"One fear is definitely the idea that remote workers could be treated as second-class members of an organization, in part because they lose a lot in being unable to be present in the workplace," said Dan Wang, an associate professor of business and sociology at Columbia Business School. 

When workers are dispersed, he added, "ties weaken, relationships weaken and people's networks that they rely on in the workplace also tend to shrink."

The post-pandemic workplace environment is also stoking concerns that remote employees — in particular women — who are out of their bosses' lines of sight could be passed over for raises and promotions, and inadvertently excluded from meetings, projects and other opportunities to advance their careers, experts said. 

Even before the coronavirus slammed employers, working women who were also raising children were known to face a "motherhood penalty" as they sought to balance their responsibilities as mothers with their work duties.

"Mothers tend to have it worse largely because of the hidden costs on their time," Wang said. "And one thing that this shift to a hybrid work environment might do is exacerbate the very same disadvantages that mothers tend to experience, which has to do with their disconnectedness from the workplace due to demands on their time. They might be given the option of flexibility, but that comes with a tradeoff, which is that social relationships in the workplace tend to weaken." 

An analysis of remote work in the U.K. from 2011 to 2020 found that employees who worked from home were less than half as likely to be promoted compared to all other employees. Researchers used data from the nation's Annual Population Survey — the largest survey of households in the U.K.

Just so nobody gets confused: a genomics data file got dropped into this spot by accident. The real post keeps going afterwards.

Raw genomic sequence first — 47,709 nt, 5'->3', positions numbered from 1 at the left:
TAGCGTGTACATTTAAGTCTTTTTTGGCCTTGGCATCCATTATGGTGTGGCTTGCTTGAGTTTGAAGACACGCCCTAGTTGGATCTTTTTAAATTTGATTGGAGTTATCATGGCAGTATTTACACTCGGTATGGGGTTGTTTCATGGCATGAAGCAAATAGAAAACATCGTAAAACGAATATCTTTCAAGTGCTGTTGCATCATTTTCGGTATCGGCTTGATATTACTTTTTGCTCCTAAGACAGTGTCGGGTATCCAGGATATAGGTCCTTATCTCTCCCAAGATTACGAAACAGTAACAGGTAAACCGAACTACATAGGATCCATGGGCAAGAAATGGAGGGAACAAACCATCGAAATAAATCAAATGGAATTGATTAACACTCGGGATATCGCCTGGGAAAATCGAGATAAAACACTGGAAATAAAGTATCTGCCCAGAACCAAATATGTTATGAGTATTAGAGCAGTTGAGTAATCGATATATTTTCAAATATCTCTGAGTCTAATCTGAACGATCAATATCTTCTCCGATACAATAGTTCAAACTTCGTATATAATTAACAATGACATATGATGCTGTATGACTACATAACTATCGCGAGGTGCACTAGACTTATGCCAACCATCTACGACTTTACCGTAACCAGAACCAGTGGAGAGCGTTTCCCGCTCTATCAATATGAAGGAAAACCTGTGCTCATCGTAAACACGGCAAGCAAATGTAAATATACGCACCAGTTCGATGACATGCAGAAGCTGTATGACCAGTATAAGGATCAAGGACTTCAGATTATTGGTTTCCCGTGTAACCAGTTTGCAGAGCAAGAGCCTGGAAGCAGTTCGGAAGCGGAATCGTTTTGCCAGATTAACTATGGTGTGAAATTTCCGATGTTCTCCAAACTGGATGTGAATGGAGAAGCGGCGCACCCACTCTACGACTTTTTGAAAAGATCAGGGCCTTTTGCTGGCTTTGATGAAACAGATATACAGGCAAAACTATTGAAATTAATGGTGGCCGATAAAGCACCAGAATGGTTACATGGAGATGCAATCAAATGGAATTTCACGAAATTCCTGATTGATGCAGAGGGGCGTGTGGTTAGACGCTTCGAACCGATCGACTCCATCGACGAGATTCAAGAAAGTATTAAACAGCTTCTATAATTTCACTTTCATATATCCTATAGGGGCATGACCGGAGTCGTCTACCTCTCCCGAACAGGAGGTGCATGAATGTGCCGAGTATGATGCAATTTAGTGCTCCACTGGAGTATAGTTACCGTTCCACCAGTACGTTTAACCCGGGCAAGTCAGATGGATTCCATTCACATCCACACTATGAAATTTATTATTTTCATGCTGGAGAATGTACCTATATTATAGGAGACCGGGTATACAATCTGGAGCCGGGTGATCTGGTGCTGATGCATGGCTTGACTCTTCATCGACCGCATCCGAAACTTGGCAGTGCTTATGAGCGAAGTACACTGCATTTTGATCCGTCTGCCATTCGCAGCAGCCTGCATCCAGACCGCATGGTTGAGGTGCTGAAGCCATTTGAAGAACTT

Employees who worked from home were also 38% less likely to receive bonuses compared to those who never worked from home, the same study found. And with no physical divide between work and home, remote employees logged more hours of unpaid work.  

Priority No. 1

Despite such concerns, retaining the option to work remotely has emerged as a top priority for U.S. workers during the pandemic. 

Fifty-two percent of remote workers said they would look for a new employer if their current company required everyone to work together again in the same building, according to a recent GitLab survey of 3,900 global professionals. One in three workers said they would leave their job — either by finding a new one or retiring — if remote work was no longer an option, according to the collaboration software company.

"A large number of people are really interested in working remotely long-term and are willing to make changes to do it," said Brie Reynolds, a career coach at FlexJobs, a remote-work job site. "The pandemic has challenged the assumption that we do really well in the office."